"It's essential to look at what foods children are eating at school and how their diets have changed over time to identify challenges and opportunities to promote healthier diets among Canadian children," said Claire Tugault-Lafleur, a postdoctoral research fellow at UBC who was a lead author of the study published today in
. "Because we had observed dietary differences across age groups and provinces in 2004, we also wanted to see whether children's diets at school changed the same way for everyone over time."
Researchers examined data from Canadian Community Health Surveys conducted in 2004 and 2015, involving over 7,000 children across Canada between the ages of six and 17. Respondents provided information about the foods and beverages they had consumed in the previous 24 hours.
The study looked at the nutritional profile of foods consumed during school hours (9 a.m. to 2 p.m.), and during the entire school day, using a holistic measure of dietary quality known as the Canadian Healthy Eating Index (C-HEI). This index assigns a score based on 11 key components of a healthy diet.
The overall quality of children's diet scores during school hours improved by 13 percent from what had been reported about a decade earlier. Increased fruit and vegetable intake, and fewer calories from minimally nutritious foods (particularly sugar-sweetened beverages and salty packaged snacks) were responsible for the improvement in total dietary quality scores. Still, as of 2015, the average school-hour diet needs substantial improvement for children to meet recommendations in Canada's Food Guide.
In both survey years, the lowest school-hour HEI sub-scores were reported for dark green and orange vegetables, whole fruit, whole grains, and milk and alternatives.
In both 2004 and 2015, researchers found significant differences in school-hour diet quality across age groups. Younger children reported higher school-hour diet quality scores than older youth in both survey years. Researchers also found some differences across provinces, although all provinces saw improvements over time.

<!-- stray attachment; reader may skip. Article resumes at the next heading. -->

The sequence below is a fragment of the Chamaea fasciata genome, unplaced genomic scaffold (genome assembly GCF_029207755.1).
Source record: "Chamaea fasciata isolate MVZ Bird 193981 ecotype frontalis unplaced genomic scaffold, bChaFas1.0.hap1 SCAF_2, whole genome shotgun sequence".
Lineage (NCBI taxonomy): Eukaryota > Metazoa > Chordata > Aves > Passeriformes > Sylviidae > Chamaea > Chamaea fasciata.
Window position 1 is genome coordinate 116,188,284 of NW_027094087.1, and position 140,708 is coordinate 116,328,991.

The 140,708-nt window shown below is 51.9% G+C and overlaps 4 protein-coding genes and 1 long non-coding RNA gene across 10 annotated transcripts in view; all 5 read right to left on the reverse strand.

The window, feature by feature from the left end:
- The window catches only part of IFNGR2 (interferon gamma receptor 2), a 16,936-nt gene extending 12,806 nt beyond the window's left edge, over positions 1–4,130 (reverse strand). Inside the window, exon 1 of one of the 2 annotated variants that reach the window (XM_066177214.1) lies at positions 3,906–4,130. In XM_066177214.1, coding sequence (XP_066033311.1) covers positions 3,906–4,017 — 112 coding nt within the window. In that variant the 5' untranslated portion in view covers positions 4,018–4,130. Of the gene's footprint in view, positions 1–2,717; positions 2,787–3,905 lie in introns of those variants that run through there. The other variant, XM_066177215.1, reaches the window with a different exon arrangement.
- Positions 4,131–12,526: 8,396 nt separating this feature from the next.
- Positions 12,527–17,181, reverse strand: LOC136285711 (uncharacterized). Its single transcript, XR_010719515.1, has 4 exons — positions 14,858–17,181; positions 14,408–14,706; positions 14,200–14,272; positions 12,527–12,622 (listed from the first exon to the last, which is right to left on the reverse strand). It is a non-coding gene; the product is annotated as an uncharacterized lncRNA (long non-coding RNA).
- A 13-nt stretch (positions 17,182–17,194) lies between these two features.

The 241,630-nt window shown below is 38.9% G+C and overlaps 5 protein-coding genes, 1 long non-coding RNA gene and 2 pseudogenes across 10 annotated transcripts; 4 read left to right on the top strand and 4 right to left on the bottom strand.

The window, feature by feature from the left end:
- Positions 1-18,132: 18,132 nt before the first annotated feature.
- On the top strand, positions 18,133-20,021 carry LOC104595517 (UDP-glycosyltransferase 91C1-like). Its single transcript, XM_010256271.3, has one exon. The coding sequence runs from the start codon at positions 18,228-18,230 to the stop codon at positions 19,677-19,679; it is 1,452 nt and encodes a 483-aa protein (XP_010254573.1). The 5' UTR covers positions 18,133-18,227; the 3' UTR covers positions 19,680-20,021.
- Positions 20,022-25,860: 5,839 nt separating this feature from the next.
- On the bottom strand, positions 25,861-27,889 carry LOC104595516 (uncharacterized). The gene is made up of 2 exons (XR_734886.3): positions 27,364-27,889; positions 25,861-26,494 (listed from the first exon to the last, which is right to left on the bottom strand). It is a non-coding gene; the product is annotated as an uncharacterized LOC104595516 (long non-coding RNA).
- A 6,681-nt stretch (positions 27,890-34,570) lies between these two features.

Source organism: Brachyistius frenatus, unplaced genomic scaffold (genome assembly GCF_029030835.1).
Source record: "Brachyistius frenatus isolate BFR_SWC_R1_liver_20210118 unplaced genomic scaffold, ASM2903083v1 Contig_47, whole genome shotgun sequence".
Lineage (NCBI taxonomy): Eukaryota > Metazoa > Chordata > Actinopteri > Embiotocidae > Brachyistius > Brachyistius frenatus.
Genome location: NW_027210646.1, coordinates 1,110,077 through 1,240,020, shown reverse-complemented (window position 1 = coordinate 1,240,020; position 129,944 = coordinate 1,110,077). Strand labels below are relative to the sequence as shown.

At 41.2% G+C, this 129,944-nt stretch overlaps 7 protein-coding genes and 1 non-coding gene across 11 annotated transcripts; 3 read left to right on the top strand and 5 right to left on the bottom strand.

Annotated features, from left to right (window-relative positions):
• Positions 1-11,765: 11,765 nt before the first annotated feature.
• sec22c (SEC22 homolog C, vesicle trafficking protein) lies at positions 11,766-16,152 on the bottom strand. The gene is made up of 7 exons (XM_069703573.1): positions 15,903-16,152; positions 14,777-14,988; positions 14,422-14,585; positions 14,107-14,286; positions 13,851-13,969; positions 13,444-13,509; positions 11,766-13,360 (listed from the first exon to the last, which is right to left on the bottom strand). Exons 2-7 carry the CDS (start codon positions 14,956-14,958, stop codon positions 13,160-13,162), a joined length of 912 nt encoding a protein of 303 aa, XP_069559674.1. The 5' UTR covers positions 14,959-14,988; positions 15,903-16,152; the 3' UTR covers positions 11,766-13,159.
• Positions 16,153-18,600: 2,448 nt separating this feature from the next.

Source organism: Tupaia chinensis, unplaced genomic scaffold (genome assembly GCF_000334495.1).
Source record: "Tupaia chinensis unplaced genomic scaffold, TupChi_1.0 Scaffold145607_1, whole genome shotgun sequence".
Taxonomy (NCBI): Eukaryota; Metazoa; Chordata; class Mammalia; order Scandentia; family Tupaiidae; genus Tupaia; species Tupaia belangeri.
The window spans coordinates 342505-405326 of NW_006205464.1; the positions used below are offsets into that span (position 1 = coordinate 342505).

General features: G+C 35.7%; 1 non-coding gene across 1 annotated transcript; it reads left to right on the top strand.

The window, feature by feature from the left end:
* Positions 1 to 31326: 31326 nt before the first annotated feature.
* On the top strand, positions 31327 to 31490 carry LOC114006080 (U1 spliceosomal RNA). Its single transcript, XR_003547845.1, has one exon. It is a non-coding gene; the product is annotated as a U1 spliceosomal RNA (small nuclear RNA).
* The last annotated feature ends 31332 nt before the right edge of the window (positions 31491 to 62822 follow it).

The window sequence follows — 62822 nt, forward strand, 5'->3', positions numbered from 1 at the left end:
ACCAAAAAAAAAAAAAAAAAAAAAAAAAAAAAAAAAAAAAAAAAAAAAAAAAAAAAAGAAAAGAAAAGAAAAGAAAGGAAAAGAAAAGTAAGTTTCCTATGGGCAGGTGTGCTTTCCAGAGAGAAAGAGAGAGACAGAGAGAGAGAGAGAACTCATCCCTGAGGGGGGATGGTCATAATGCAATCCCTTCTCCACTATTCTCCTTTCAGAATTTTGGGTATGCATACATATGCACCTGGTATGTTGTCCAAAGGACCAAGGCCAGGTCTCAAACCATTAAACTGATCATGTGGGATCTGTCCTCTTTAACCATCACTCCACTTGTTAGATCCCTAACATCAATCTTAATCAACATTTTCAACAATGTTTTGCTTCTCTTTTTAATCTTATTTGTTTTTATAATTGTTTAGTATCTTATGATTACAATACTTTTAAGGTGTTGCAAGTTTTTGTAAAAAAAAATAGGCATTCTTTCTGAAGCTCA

Food insecurity--defined as inadequate or insecure access to food due to financial constraints--appeared to be having a greater impact on children's diet quality at school in 2015. A worrisome finding was that in 2015 (but not 2004), children living in food-insecure households had slightly lower (but statistically significant) diet quality scores compared to children living in food-secure households.
Improving children's eating habits through policies and programs is becoming a priority in Canada. In 2017, the Government of Canada launched a consultation process to develop a national food policy with a focus on improving health and access to affordable food. Canada is the only G7 country without a national school food program, and there is an ongoing petition to implement an adequately funded national cost-shared universal healthy school food program.
"Interventions which help ensure that all Canadians can afford nutritious meals for their children have the potential of helping Canadian children move closer towards national dietary recommendations," said Tugault-Lafleur.
Associate professor Jennifer Black and professor emeritus Susan Barr of UBC's food, nutrition and health program in the faculty of land and food systems oversaw Tugault-Lafleur's research and co-authored the study.